The key to insulation is lots of it, but you must also have total continuity. Any gaps or bits of structure (lintels, masonry, timbers) that bridge the insulation layer not only lose heat but moisture condensates on the resultant cold spots too. This often leads to mould – a big health risk – so you have to be very careful that your insulation layer is carefully designed.
Windows are important to get right, especially as they are replaced so infrequently. A house will usually go through multiple boilers before any of the windows are replaced, so opt for triple glazing for new builds and at least double glazing for existing homes. It is not just the quality of the windows, but how they are fitted is equally important. Air leakage around windows is a big problem and using the right foams, sealing tapes and fixings is critical.
After insulation, airtightness is vital. This means sealing up all the gaps and holes in your building. Draughts and air movement within a dwelling have a huge impact on the comfort of a home. The perfect internal temperature for most in a well-sealed, draught-free house is 19°C, but if there are draughts then achieving 21°C is required for a comfortable temperature. This seemingly small rise in temperature will have a big impact on your comfort and energy bills.
After a house has been highly insulated and sealed, the biggest source of heat loss will be ventilation. People need lots of fresh air to be healthy and to provide this and maintain airtightness you need a mechanical ventilation heat recovery (MVHR) unit. This is a system that extracts warm, moist air from bathrooms, kitchens and utilities by passing it through a heat exchanger to preheat fresh air from the outside which is then pumped into the bedrooms, sitting rooms, etc. It provides up to around four times the ventilation rates in a normal home and filters the air for dust, pollen and pollutants.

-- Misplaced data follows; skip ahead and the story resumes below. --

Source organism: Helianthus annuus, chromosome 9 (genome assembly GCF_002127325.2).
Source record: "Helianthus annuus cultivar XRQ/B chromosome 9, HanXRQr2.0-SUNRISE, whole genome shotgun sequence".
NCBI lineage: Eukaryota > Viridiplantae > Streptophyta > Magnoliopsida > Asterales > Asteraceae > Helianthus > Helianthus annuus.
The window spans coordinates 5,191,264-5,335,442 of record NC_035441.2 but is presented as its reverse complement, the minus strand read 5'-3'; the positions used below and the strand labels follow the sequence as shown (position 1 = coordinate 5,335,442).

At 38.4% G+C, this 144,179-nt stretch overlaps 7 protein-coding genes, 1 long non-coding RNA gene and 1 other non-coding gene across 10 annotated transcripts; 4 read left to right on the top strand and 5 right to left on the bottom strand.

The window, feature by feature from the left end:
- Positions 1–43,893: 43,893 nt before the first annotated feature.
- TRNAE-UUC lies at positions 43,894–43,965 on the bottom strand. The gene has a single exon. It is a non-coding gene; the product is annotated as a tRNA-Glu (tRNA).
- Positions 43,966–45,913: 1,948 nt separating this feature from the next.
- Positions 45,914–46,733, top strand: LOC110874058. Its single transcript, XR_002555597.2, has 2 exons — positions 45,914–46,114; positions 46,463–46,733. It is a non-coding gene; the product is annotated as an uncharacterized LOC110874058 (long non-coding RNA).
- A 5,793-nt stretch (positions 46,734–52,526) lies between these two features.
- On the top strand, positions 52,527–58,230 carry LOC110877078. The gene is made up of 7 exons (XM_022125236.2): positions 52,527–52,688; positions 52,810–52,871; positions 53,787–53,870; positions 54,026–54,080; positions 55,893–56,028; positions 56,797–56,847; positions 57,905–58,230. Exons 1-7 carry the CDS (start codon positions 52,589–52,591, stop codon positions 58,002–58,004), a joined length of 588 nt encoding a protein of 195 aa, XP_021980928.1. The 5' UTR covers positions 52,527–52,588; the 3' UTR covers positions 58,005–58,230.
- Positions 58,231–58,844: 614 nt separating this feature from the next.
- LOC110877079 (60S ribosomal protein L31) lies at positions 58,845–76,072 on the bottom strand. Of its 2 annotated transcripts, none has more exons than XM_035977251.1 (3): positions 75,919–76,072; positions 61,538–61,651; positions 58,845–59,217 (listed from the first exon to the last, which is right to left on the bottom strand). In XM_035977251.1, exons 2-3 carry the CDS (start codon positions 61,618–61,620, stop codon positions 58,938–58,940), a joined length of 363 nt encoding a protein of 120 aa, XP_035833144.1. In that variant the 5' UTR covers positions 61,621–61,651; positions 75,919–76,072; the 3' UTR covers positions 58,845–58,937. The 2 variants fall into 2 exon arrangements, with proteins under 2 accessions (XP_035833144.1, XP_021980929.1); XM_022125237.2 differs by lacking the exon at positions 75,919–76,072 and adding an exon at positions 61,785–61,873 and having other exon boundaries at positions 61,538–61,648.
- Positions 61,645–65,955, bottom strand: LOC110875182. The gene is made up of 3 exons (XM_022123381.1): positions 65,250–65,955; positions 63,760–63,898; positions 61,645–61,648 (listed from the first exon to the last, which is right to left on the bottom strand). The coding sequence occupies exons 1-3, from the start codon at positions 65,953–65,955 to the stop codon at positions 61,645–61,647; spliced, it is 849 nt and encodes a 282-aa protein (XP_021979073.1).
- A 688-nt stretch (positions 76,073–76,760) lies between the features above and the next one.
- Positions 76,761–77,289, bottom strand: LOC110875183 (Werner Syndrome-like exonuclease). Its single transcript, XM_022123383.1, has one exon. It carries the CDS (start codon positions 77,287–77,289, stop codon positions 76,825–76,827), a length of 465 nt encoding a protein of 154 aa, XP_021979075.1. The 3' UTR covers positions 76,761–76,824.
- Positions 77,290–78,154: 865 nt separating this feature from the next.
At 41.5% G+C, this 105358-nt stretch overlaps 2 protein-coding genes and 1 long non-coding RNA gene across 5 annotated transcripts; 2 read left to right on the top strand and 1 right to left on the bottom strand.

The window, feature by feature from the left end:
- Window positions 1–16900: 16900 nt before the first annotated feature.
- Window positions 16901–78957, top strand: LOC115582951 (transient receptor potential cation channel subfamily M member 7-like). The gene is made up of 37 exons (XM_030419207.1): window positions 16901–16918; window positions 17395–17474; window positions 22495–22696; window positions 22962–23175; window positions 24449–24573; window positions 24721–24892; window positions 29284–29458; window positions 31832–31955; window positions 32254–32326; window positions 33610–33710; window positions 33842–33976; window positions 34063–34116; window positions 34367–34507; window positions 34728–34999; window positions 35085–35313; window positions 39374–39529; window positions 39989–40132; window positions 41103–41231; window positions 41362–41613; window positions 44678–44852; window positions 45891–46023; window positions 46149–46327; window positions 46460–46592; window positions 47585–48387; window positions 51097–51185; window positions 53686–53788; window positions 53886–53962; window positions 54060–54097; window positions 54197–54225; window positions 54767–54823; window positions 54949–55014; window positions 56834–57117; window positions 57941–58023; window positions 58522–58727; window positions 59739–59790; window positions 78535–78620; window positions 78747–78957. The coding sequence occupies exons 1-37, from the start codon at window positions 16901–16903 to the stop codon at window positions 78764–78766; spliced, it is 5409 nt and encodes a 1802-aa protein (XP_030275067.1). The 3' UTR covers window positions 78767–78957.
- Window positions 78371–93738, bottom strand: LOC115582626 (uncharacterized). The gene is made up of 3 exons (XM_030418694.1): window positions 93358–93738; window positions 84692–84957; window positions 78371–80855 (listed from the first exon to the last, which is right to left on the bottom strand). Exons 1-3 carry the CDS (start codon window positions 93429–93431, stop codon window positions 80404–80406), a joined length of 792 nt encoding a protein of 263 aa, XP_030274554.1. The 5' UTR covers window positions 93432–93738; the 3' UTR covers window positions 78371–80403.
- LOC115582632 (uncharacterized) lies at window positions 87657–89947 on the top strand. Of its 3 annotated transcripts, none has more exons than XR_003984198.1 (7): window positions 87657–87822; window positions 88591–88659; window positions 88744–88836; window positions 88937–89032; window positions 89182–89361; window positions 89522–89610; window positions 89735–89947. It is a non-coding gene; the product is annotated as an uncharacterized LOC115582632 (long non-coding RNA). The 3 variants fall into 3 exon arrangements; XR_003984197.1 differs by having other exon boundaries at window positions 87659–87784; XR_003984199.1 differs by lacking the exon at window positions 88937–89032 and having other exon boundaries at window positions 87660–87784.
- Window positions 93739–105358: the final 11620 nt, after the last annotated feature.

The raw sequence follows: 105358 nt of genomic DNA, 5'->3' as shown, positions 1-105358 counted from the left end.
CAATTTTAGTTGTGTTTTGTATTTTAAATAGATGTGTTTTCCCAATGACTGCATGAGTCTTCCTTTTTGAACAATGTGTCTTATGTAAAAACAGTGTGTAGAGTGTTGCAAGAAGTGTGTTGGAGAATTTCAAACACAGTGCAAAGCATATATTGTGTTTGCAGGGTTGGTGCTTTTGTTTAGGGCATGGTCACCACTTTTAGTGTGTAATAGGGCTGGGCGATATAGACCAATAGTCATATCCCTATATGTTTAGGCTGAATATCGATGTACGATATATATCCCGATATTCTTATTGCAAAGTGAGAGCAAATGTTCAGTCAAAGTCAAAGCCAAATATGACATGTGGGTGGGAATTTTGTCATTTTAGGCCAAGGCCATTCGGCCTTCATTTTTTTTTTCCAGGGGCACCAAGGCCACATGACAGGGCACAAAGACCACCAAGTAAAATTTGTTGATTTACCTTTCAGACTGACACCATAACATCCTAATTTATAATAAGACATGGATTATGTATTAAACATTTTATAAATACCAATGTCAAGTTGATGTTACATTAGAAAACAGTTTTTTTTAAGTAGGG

In a well-insulated airtight house it will halve energy consumption and give fresh, warm clean air — it’s one of the best bits of technology to come into the low-energy sector.
In terms of creating low-energy, comfortable but also healthy homes, good internal air quality is crucial. MVHR systems help by upping the ventilation rates, reducing moisture and filtering air that comes into the house, but I am also always very careful to try and specify low toxicity and low off-gassing materials. My rule of thumb is that if I would eat my dinner off it, I will put it in a house! Think about reducing the use of MDF, particleboard and petroleum-based products and consider materials with low toxin levels instead.
It is easy with all the additional complexity these issues bring to lose sight of the fact that your house should be joyful and inspiring. Sometimes low-energy architecture can become a little too worthy and rational. You need a bit of magic and sparkle in a project – don’t let low-energy concerns kill that. Whether you’re dealing with a new build or refurbishment, low-energy homes are not easy to achieve but once you do it, you’ll never go back. Super sleek £50,000 kitchens and cinema rooms are the luxuries of today; low-energy homes are the luxury of tomorrow.
Top Image – © Simon Maxwell
Below – Charlie Luxton © Rich Mortimer